When the Final Four comes to Atlanta early next month, something will be missing: fans.
The NCAA men’s and women’s basketball tournaments, including the men’s Final Four here, will be played with only “essential staff and limited family (in) attendance” because of coronavirus concerns, the NCAA announced Wednesday.
A disappointed Atlanta Basketball Host Committee, which had anticipated crowds of 80,000-plus for the Final Four games April 4-6, said it was informed of the NCAA’s decision “20 or 30 minutes” before the announcement.
“Now we’ve basically got to spend the next couple of days (sorting through) all the different considerations and issues … and probably regroup with the NCAA on Monday at the earliest to plow through the issues list so we can still plan for whatever this thing is going to look like,” Carl Adkins, the host committee’s executive director, said in an interview with The Atlanta Journal-Constitution.
Adkins said the Final Four will still be played in Atlanta, but the NCAA is looking into the possibility of moving it from Mercedes-Benz Stadium to a smaller venue. Adkins said it “would be pure speculation for me to say at this point” whether that will happen.
The decision to close the Final Four to the public will constitute a big loss for Atlanta, which had expected a substantial economic impact from the event.
NCAA President Mark Emmert said in a statement that his decision to exclude fans from the stands was based on consultation with public health officials and the NCAA’s COVID-19 advisory panel, as well as discussions with the NCAA Board of Governors. The decision also applies to other upcoming NCAA championship events beyond basketball.
“While I understand how disappointing this is for all fans of our sports, my decision is based on the current understanding of how COVID-19 is progressing in the United States,” Emmert said. “This decision is in the best interest of public health, including that of coaches, administrators, fans and, most importantly, our student-athletes.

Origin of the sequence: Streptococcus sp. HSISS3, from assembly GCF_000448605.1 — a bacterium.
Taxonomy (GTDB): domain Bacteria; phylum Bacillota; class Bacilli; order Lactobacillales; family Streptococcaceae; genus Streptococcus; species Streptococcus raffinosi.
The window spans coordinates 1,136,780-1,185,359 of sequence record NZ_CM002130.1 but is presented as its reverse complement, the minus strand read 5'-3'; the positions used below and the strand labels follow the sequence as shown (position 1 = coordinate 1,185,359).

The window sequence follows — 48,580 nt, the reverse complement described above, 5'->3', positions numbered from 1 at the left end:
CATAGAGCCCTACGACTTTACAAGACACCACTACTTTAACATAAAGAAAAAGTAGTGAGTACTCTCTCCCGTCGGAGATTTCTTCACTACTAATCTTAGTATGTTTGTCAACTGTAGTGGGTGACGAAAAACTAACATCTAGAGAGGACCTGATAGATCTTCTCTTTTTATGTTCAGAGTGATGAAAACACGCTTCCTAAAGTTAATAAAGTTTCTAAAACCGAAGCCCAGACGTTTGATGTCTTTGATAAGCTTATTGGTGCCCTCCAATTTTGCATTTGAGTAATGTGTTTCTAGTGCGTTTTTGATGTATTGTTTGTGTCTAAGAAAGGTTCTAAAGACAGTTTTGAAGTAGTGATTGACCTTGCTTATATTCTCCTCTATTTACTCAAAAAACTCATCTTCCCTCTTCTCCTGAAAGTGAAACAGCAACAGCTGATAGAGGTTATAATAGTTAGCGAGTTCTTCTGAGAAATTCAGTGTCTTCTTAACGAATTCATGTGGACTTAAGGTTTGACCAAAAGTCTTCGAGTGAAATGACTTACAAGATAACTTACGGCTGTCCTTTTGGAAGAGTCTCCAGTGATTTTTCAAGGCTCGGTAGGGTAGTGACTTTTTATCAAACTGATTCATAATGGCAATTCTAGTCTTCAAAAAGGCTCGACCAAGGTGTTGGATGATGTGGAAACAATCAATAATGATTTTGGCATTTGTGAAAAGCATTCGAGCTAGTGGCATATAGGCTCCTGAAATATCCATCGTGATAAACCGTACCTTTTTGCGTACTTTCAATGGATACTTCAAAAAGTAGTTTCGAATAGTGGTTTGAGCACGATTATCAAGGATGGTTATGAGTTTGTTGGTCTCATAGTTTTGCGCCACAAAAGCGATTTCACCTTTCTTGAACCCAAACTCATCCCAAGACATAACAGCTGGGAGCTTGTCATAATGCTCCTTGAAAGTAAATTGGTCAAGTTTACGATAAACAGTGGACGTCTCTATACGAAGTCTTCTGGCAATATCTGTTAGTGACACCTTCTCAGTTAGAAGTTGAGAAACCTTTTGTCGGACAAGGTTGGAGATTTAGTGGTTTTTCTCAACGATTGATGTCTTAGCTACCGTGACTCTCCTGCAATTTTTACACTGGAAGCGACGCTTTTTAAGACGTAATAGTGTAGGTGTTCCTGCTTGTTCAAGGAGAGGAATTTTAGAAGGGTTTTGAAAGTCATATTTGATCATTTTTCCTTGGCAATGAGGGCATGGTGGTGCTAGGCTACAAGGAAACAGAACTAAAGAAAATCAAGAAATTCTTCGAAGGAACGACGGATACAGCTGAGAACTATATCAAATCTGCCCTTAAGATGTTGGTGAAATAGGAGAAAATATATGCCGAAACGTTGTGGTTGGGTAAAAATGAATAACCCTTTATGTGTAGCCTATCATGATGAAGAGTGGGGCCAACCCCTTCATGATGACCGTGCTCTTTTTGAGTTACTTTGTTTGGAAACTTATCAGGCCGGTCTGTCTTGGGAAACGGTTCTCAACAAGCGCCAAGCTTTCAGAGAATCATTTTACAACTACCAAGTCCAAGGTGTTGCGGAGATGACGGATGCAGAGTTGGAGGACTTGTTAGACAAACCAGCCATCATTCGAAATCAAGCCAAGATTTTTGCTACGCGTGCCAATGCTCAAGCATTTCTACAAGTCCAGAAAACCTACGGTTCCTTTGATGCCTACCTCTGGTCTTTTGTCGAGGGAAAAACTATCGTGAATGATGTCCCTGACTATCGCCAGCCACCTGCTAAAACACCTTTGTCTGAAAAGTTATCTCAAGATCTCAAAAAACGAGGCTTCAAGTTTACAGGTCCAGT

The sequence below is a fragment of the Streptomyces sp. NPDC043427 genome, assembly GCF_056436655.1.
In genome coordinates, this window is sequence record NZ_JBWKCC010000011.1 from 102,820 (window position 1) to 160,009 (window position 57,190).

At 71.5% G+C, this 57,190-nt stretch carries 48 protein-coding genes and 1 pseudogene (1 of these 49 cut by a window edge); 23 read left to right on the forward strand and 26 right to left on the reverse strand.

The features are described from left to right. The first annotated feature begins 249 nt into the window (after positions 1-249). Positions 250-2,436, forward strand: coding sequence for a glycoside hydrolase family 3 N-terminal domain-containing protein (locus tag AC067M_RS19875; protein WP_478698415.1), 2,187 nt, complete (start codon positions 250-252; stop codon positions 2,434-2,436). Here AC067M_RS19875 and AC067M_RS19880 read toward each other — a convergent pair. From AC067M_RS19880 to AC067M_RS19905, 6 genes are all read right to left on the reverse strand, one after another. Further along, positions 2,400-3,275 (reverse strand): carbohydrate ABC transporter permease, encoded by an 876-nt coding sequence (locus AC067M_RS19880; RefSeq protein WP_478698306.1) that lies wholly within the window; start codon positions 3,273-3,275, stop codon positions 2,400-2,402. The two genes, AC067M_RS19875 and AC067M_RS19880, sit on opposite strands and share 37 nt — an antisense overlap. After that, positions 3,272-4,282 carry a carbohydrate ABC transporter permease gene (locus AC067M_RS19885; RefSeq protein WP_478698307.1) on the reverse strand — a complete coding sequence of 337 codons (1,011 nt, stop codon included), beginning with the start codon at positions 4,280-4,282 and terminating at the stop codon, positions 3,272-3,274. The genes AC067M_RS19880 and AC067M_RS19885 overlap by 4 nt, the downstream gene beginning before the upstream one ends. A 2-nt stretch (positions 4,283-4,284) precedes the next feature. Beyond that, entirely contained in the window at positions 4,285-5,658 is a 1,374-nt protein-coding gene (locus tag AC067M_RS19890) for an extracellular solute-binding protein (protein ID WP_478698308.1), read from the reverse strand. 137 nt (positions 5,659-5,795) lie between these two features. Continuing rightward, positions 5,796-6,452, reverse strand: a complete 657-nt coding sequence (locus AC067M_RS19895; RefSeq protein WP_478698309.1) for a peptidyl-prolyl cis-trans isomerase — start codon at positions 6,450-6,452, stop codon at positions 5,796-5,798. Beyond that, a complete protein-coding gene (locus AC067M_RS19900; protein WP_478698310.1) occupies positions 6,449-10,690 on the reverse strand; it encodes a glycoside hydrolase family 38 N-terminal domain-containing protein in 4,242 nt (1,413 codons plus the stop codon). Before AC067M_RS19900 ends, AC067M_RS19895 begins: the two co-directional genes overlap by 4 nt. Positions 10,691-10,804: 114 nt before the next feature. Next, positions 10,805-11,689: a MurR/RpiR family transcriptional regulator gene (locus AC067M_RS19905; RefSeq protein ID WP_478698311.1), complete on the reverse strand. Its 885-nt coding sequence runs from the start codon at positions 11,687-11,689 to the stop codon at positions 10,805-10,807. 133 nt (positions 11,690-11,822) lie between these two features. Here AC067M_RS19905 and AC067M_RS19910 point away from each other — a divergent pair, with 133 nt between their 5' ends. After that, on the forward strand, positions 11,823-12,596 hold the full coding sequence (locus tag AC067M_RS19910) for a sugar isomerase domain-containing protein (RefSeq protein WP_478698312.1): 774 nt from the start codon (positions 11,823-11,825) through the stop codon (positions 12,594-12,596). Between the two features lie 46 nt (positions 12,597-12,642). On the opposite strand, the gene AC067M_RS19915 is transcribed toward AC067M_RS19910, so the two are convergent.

“We recognize the opportunity to compete in an NCAA national championship is an experience of a lifetime for the students and their families,” Emmert said. “Today, we will move forward and conduct championships consistent with the current information and will continue to monitor and make adjustments as needed.”
Asked if he agreed with the NCAA’s decision, Adkins said: “My opinion is really not relevant. I understand why they made the decision, and I respect the decision, and we have a job to do. So we are going to continue to do everything we can within our power to do what we are required to do and obligated to do by the bid.”
The NCAA said fans who bought tournament tickets from “an official NCAA Championship vendor” will receive refunds within 30 days, with no additional action required.
Kalem Gresham, a fan from Danville, Ky., was in attendance at the SEC men’s basketball tournament in Nashville, Tenn., on Wednesday and had hoped to accompany the Kentucky Wildcats “all the way” to Atlanta if the Wildcats reach the Final Four.
"You don't know if it's panic or paranoia or legitimate concern," Gresham said of the NCAA’s decision. "I mean, I don't like it. I think you play the game for the fans. But you also have to respect if they feel like it's in the best interest of the individuals.
“It’s unprecedented ... what we’re seeing,” he added.
The Final Four and other games of the NCAA men’s tournament, which begins next week, will be televised by CBS Sports and Turner Sports, as originally planned. Play-by-play announcer Jim Nantz, who will call the Final Four on TBS, acknowledged Tuesday that it would be a challenge to broadcast a game without fans in the building.
“I can only try to imagine what it would be like as a broadcaster,” Nantz said. “The hardest thing to get your mind around in calling a game with so much at stake -- with no crowd, no excitement, in the stadium – (is) what would that feel like?
“When you’ve got an empty building, you’re going to hear a lot of squeaking sneakers; you’re going to hear the coaches calling out plays and defenses. That is going to come out loud and clear.
“Hopefully, it doesn’t come to that,” Nantz said Tuesday.
One day later, it came to that.
CBS and Turner issued a joint statement late Wednesday saying the networks “support the NCAA’s decision to proceed without fans at the tournament venues. We will continue with our plans to fully produce and cover the entire event.”
Adkins said the local host committee, which has worked for years to prepare for the Final Four, will remain committed to making the event the best it can be.
“You know what, at the end of the day, I still think we’re going to have a great Final Four here,” Adkins said. “It may look a little different than the previous ones.”
-- Staff writer Chip Towers contributed to this report.
Concerns about the coronavirus have resulted in the cancellation of many events and large gatherings. The AJC will monitor these announcements and keep you informed about any postponements, rescheduling and cancellations, but it’s best to check with venues or event organizers before making plans to attend.